Strategy

May 9, 2012

A strategic photograph?

Last week the cuddly entrepreneur and TV personality Lord Sir Alan Sugar fired the pleasingly accented Azhar from the midweek warm up act for Dara O’Briain’s ‘You’re Fired’, the Apprentice.

What was Azhar’s crime? Well, according to the editing crew at the Apprentice it was using the word ‘strategy’ one time every five minutes when everyone knows that the Apprentice is a seat of the pants ‘JFDI’ sort of experience.

In fairness to Azhar he took the firing fairly well and then proceeded to drop the ‘s’ bomb about fifteen times during the much more enjoyable follow up show. He also revealed that his knowledge of strategy is built from his rather successful refrigeration business which seems to be making him a fair bit of money.

As is often the case this got me thinking. To what extent does having a stated strategy actually matter? After all, as Jade (Azhar’s surviving project manager) would often point out, what’s the point of all this strategy if it prevents you from making decisions and getting on with it?

In local government we often struggle with ‘strategy’. This is for a number of reasons:

Strategies are easily forgotten and many councils end up using strategies as a way to launch new ideas or generate a buzz in the council. This leads to the local authority having multiple different strategies, none of which is particularly unique and none of them providing quite the impact that one would expect.

(more…)

Update this?

May 8, 2012

Update this.

For those who don’t know me, here’s a little information about my recent activities. Over the bank holiday weekend I took my family out to the park, went to a museum and also caught the new Avengers movie (for an unrepentant geek like me, it’s a fantastic film). At various points over those three days I found myself checking out Twitter and sometimes posting a short message or two about what I was up to, commenting perhaps on the great sporting events which were on offer or just RTing something random I found interesting or amusing.

Usually this activity was accompanied by a familiar discussion between my husband and I: who on earth is interested in any of that?

My other half has accepted that my online activity is something that professionally I get a lot out of. I am not as prolific a personal tweeter as some, but usually post something up a couple of times a day, and invariably these missives are work related. I have a small but growing network whom I swap thoughts, jokes and links with, and sometimes I also tweet about things in my life which take place outside of te regular 9-5. But should I? Should I be mixing the two in some strange life/work cocktail which results in a sore head and regrets, or should I instead invest in some bricks and mortar to build a bit of a chinese wall between them? (more…)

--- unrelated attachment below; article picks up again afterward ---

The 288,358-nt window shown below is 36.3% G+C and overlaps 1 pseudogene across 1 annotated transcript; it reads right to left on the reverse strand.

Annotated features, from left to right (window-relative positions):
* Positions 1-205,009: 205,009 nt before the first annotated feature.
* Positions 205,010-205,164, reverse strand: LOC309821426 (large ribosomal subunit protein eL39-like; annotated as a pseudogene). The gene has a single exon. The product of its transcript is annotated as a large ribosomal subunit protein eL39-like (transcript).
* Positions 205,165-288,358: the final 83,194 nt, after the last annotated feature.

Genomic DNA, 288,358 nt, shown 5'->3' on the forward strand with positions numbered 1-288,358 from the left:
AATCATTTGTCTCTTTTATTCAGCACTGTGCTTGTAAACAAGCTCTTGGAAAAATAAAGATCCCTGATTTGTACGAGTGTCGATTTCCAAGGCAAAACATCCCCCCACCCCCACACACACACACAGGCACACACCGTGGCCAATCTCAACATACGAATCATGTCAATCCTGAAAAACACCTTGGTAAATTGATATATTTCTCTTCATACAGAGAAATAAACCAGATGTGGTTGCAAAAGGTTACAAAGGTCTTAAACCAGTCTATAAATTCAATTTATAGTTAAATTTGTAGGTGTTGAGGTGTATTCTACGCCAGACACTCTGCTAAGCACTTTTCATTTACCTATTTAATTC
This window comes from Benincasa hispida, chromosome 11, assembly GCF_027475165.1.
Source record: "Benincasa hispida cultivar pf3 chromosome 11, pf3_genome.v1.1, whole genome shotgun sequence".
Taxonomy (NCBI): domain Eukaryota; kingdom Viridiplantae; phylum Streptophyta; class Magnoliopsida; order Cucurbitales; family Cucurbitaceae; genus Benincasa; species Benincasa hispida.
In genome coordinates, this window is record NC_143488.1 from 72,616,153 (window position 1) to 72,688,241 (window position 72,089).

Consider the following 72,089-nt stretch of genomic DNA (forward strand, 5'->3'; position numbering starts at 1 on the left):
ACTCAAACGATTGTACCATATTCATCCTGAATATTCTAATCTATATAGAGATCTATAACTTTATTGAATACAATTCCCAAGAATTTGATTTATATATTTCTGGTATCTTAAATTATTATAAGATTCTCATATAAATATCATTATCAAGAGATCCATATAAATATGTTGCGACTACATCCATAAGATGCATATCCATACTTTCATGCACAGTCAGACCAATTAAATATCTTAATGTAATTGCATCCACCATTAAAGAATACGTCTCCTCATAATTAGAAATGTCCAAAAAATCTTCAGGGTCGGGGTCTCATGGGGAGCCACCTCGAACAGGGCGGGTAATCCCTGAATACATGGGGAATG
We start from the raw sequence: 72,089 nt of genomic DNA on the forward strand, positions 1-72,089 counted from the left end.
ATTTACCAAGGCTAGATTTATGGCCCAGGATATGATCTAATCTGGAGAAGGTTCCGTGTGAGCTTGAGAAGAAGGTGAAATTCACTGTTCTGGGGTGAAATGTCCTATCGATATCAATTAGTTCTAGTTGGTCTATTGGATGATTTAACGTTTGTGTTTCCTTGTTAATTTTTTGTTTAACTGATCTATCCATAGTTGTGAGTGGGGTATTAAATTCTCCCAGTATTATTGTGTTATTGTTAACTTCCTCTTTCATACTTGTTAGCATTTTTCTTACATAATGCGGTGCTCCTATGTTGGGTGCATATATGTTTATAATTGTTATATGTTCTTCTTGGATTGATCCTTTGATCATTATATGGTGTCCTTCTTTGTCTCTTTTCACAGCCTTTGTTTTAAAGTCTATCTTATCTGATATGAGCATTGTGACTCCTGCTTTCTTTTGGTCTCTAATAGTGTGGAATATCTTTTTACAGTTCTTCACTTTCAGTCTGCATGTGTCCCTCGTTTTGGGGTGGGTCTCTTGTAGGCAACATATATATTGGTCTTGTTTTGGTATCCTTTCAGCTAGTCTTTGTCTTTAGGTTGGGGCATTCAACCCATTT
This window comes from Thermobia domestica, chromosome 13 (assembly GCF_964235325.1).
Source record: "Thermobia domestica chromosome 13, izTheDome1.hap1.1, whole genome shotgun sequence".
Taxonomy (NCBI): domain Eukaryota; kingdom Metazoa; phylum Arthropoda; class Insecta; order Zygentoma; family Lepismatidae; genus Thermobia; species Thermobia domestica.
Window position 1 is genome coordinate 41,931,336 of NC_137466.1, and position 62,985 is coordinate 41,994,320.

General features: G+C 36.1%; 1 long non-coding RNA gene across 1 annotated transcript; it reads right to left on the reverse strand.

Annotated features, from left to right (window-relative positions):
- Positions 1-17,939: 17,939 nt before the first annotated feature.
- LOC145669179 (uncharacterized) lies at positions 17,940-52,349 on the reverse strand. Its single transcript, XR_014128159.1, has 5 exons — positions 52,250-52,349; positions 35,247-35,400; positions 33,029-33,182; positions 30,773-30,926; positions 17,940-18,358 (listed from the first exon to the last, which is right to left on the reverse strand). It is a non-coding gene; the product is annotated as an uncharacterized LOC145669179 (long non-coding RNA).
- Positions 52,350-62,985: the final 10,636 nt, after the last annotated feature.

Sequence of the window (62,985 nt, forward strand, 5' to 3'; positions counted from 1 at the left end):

That was the Local Government week that was

May 4, 2012

It’s the morning after the election night before – let the counting commence

That was the local government week that was is meant to provide people with a nice round up of the week that has just gone. Unfortunately, most of the exciting stuff going on in local government happened overnight and whilst we like to be topical we’re not THAT topical.

However, whilst we do not have the election covered in any substantial way we know the people who do (and doubtless have spent much of the last night checking out their site). So before you read any more do get your morning election fix from the excellent LGiU site:

Although they are still working on the content you can check out all sorts of bits and pieces including:

  • information on when most counts are taking place and results expected to be declared – bit.ly/IjynMt
  • 70 Count Correspondents at the counts feeding us local insight and analysis –bit.ly/IjlnMj
  • collected and mapped data for all authorities holding elections – bit.ly/Irk2wK

Plus, check out their blog which will have been updated throughout the night and then whilst you are blog checking do check in with our friends at the Guardian Local Government Network whose liveblog in partnership with the (yes, you guessed it) LGIU has been a source of much local election happiness over the past 24 hours.

The LGiU share our passion for democracy and we’re really pleased they cover the local elections in the detail they deserve, including those that aren’t in London! Nonetheless, it’s always worth checking out their previous post on the 50 councils to watch to see how accurate they were.